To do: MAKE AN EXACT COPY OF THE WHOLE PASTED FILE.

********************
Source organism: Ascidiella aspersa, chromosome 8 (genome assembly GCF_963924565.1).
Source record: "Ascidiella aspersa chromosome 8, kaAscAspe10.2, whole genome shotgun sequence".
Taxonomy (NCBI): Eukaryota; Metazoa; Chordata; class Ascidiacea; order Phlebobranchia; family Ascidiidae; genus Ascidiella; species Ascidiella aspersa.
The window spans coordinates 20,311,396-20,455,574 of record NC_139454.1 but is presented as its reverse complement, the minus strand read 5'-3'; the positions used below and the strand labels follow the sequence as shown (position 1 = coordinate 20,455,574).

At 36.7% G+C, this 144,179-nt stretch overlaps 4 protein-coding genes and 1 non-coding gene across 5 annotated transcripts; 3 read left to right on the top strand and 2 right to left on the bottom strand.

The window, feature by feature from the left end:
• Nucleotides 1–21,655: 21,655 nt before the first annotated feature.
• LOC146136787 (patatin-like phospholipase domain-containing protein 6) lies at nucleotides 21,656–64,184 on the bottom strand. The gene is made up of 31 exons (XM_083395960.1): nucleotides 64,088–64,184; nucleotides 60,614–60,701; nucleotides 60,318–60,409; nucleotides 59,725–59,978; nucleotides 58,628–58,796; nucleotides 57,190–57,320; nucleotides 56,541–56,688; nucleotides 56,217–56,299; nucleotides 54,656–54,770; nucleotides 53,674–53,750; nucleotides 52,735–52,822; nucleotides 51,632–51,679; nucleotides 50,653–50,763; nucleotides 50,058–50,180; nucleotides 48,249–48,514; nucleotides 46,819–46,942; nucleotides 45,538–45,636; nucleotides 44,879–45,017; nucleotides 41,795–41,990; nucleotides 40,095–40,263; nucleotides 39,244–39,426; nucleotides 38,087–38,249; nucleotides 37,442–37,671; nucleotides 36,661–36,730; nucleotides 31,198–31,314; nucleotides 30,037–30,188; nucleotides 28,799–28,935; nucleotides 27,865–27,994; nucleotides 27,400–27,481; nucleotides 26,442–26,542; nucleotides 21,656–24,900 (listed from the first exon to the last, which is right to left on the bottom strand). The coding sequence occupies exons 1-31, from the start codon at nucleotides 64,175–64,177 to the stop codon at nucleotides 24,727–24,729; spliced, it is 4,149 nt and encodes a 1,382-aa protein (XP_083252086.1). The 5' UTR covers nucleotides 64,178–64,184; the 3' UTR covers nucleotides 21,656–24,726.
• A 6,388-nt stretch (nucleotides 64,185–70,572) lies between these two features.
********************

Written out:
Source organism: Ascidiella aspersa, chromosome 8 (genome assembly GCF_963924565.1).
Source record: "Ascidiella aspersa chromosome 8, kaAscAspe10.2, whole genome shotgun sequence".
Taxonomy (NCBI): Eukaryota; Metazoa; Chordata; class Ascidiacea; order Phlebobranchia; family Ascidiidae; genus Ascidiella; species Ascidiella aspersa.
The window spans coordinates 20,311,396-20,455,574 of record NC_139454.1 but is presented as its reverse complement, the minus strand read 5'-3'; the positions used below and the strand labels follow the sequence as shown (position 1 = coordinate 20,455,574).

At 36.7% G+C, this 144,179-nt stretch overlaps 4 protein-coding genes and 1 non-coding gene across 5 annotated transcripts; 3 read left to right on the top strand and 2 right to left on the bottom strand.

The window, feature by feature from the left end:
• Nucleotides 1–21,655: 21,655 nt before the first annotated feature.
• LOC146136787 (patatin-like phospholipase domain-containing protein 6) lies at nucleotides 21,656–64,184 on the bottom strand. The gene is made up of 31 exons (XM_083395960.1): nucleotides 64,088–64,184; nucleotides 60,614–60,701; nucleotides 60,318–60,409; nucleotides 59,725–59,978; nucleotides 58,628–58,796; nucleotides 57,190–57,320; nucleotides 56,541–56,688; nucleotides 56,217–56,299; nucleotides 54,656–54,770; nucleotides 53,674–53,750; nucleotides 52,735–52,822; nucleotides 51,632–51,679; nucleotides 50,653–50,763; nucleotides 50,058–50,180; nucleotides 48,249–48,514; nucleotides 46,819–46,942; nucleotides 45,538–45,636; nucleotides 44,879–45,017; nucleotides 41,795–41,990; nucleotides 40,095–40,263; nucleotides 39,244–39,426; nucleotides 38,087–38,249; nucleotides 37,442–37,671; nucleotides 36,661–36,730; nucleotides 31,198–31,314; nucleotides 30,037–30,188; nucleotides 28,799–28,935; nucleotides 27,865–27,994; nucleotides 27,400–27,481; nucleotides 26,442–26,542; nucleotides 21,656–24,900 (listed from the first exon to the last, which is right to left on the bottom strand). The coding sequence occupies exons 1-31, from the start codon at nucleotides 64,175–64,177 to the stop codon at nucleotides 24,727–24,729; spliced, it is 4,149 nt and encodes a 1,382-aa protein (XP_083252086.1). The 5' UTR covers nucleotides 64,178–64,184; the 3' UTR covers nucleotides 21,656–24,726.
• A 6,388-nt stretch (nucleotides 64,185–70,572) lies between these two features.